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What is Prostatitis


Prostatitis is swelling and inflammation of the prostate gland, a walnut-sized gland situated directly below the bladder in men. The prostate gland produces fluid (semen) that nourishes and transports sperm.

Symptoms

Prostatitis signs and symptoms depend on the cause. They can include:

  • Pain or burning sensation when urinating (dysuria)
  • Difficulty urinating, such as dribbling or hesitant urination
  • Frequent urination, particularly at night (nocturia)
  • Urgent need to urinate
  • Cloudy urine
  • Blood in the urine
  • Pain in the abdomen, groin or lower back
  • Pain in the area between the scrotum and rectum (perineum)
  • Pain or discomfort of the penis or testicles
  • Painful ejaculation
  • Flu-like signs and symptoms (with bacterial prostatitis)

Prostatitis affects men of all ages but tends to be more common in men 50 or younger. The condition has a number of causes. Sometimes the cause isn't identified. If prostatitis is caused by a bacterial infection, it can usually be treated with antibiotics.

Depending on the cause, prostatitis can come on gradually or suddenly. It might improve quickly, either on its own or with treatment. Some types of prostatitis last for months or keep recurring (chronic prostatitis).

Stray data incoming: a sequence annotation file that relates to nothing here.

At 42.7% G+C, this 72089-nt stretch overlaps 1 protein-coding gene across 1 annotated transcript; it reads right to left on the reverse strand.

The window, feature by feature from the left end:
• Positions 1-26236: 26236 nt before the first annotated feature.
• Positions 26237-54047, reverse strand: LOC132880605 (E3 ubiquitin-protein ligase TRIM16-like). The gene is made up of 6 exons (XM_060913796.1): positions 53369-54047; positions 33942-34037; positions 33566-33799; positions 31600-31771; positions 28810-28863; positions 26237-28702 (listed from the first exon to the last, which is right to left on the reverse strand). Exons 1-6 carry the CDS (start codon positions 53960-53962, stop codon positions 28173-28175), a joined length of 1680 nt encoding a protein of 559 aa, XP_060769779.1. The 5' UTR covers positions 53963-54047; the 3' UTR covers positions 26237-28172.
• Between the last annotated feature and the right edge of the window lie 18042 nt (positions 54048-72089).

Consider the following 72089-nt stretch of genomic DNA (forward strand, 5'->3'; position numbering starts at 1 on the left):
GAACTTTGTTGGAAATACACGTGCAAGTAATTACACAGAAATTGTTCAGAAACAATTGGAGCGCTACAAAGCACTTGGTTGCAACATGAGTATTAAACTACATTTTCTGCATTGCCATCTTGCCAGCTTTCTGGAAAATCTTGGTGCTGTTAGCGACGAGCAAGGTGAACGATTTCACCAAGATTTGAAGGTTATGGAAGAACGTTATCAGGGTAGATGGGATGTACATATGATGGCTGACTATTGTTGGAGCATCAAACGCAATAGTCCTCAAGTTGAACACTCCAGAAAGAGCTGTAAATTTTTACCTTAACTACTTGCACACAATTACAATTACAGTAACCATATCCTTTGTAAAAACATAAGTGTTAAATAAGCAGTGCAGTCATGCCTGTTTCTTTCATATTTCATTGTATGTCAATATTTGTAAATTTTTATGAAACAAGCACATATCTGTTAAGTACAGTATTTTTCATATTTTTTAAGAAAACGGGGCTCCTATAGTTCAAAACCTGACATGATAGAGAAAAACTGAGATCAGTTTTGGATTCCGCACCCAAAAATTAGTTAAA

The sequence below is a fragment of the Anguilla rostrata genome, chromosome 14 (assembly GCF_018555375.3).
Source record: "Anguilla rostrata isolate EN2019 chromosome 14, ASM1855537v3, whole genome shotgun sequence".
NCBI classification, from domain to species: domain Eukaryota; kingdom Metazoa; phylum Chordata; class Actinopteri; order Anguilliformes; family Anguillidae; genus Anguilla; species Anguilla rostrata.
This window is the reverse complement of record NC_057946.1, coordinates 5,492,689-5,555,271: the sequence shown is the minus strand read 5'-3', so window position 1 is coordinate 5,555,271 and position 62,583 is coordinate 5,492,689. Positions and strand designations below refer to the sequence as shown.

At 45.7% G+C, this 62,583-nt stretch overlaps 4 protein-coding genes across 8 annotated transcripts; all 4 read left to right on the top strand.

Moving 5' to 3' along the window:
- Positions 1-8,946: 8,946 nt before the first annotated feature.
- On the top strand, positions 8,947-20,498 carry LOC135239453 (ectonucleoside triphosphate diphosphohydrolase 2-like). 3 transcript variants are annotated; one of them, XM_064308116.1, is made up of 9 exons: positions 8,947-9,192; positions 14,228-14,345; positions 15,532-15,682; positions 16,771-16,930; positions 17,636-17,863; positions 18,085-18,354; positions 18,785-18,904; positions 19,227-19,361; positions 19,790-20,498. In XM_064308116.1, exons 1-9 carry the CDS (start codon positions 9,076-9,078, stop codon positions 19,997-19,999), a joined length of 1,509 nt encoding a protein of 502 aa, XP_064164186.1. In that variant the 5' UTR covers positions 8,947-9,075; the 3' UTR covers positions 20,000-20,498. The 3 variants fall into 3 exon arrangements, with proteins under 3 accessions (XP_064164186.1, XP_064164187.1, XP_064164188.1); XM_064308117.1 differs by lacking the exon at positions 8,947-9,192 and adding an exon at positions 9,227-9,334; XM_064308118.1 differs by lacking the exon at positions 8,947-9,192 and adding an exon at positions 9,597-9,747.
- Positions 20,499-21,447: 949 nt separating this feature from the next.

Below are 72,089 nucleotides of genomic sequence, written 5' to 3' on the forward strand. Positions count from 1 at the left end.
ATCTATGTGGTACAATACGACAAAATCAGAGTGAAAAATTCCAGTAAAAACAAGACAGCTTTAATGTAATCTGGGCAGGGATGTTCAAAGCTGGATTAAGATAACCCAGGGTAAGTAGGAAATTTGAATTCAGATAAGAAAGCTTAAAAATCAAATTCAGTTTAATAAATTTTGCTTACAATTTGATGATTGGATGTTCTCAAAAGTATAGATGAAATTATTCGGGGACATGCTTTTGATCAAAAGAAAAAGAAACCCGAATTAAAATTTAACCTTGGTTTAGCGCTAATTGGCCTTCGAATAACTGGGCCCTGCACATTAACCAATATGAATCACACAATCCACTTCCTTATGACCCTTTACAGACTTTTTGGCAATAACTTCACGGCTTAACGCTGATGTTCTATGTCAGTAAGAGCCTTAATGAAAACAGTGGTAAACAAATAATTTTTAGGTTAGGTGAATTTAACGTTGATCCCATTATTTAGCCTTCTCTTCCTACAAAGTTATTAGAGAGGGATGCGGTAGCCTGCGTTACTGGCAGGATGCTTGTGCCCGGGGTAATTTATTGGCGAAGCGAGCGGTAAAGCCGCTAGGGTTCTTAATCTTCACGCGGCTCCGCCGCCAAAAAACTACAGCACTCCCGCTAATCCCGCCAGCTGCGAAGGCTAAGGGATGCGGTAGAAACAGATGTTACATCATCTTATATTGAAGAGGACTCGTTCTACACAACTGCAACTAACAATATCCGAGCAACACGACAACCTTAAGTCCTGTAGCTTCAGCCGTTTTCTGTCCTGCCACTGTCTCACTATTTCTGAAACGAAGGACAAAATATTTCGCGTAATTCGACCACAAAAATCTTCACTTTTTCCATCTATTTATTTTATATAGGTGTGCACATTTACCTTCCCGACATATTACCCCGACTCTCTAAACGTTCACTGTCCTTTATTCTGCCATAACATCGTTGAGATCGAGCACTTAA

What causes prostatitis?

Sexually transmitted infections (STIs) can turn into bacterial prostatitis. Unprotected sexual intercourse can also let bacteria into the urethra (the urine passage between the bladder and the tip of the penis), which can then move up to the prostate.

Other cases of bacterial prostatitis happen when there is a blockage at the outlet of the bladder. Bladder outlet obstructions can cause urinary tract infections, which can then spread to the prostate.

Other things that can make you more likely to develop prostatitis include diabetes, poor health, or a weakened immune system.

Diagnosis

Diagnosing prostatitis involves ruling out other conditions as the cause of your symptoms and determining what kind of prostatitis you have. Your doctor will ask about your medical history and your symptoms. He or she will also do a physical exam, which will likely include a digital rectal examination.

Initial diagnostic tests might include: